Under Roman rule, North Africa flourished and became rich through its agriculture and trans-Saharan trade, particularly under Emperor Septimius Severus, who originated from the area and had many of the cities magnificently improved. Christianity also spread early through this area. In Hippo Regius (today's northeastern Algeria), the great church father Augustine acted as bishop and must have seen firsthand the invasion of the Vandals around 430. In the seventh century, Muslim Arabs conquered North Africa and revitalized the region.


2 Roman and Numidian riders going into battle,
copper engraving, 18th century


3 Numidia, coin, ca. 110 B.C.

 


Northeast Africa
 


From the beginning, Nubia was under the strong influence of Egypt. The roots of the Kingdom of Aksum in Ethiopia lay, however, in local legend.
 

Early on, the Egyptian pharaohs began to undertake expeditions south into Nubia (present-day Sudan), which was rich in gold.

It was 7 annexed in the 15th century B.C. as the vice-kingdom Kush (or Cush) and colonized.


7 Nubians pay tribute to Pharaoh Tutankhamen,
wall painting, Thebes, ca. 1340 B.C.



Kush regained its independence ir 1070 B.C. and was ruled by n; tive princes, who initially resided in Napata.

The Kushites used the internal collapse of Egypt in the eighth and seventh centuries .. to extend their 8 rule over Egypt, where they reigned as the 25th dynasty.

The intensive contact resulted in the Nubian culture becoming strongly influenced by the 9 Egyptian culture.


8 Colonnade of the Kushite Pharaoh
Taharka in the Amun Temple of Karnak,
Eastern Thebes, seventh . ..


9 Pharaoh Taharka kneels in front of the falcon god Hemen, seventh . ..


The Kushites built pyramid-shaped temples and burial complexes after the Egyptian model and used the title of pharaoh, demonstrating the extent of this influence.

About 530 B.C. the capital was moved from Napata further south to 10 Meroe, which became an important shipping hub for Nubian precious metals. In the fourth century a.d., Christianity reached Egypt by way of Nubia, but by that time, the kingdom of the Kushites was already in decline. Small Christian kingdoms existed in Nubia, however, into the 1500s.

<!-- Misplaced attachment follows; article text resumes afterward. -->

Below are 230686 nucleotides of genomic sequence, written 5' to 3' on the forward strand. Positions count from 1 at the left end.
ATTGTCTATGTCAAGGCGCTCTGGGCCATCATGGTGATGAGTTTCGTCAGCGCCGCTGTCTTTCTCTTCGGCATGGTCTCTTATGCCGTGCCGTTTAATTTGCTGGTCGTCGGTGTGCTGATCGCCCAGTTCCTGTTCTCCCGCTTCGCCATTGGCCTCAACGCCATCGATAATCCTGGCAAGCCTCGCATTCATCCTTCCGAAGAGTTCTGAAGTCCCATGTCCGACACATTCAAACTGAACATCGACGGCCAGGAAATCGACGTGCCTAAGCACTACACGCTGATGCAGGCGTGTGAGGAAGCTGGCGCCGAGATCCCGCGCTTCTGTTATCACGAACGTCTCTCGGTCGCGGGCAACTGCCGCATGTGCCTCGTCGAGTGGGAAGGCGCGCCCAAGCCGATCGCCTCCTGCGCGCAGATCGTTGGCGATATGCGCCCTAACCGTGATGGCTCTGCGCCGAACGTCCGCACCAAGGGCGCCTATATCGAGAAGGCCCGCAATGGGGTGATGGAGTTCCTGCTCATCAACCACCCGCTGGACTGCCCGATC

Ethiopians trace their ancestry back to Menelik, the legendary son of the biblical King Solomon and the Queen of Sheba in today's Yemen. Menelik is believed to have brought the Ark of the Covenant to Ethiopia, and it is said to be, until this day, in the town of Aksum.

In the fourth century, King Ezana Mcroe, who had inherited the throne when still a child, destroyed the capital of the Kushites and also established Christianity as the state religion. To protect the southern Arabian Christians, Aksum conquered Yemen in the sixth century, marking the kingdom's greatest territorial expansion. The spread of Islam in the unding countries beginning seventh century, as well as the loss of direct access to the ocean, eventually led to cultural and economic isolation. Aksum's importance diminished after the eighth century, while Ethiopia's political focus shifted to the south, where the protected highlands lie.

As a holy city, however, 11 Aksum remained the coronation site of the Ethiopian emperors into the 19th century.


10 Pyramids of Meroe, lithograph, ca. 1800


11 Church in Aksum, copper engraving, 19th century

 

 

The Ethiopian Church

The Ethiopian Church dates back to the missionary work of the Alexandrian brothers Frumentius and Aedesius in the early fourth century. Their opinions conflicted with those of the Catholic Church, particularly on the issue of Christology and on the biblical canon. The head of the church was the Coptic patriarch of Alexandria until 1959, after which the Ethiopian Church installed its own patriarch in Addis Ababa.



Passion scenes in a Coptic church in Ethiopia,
mural, 18th century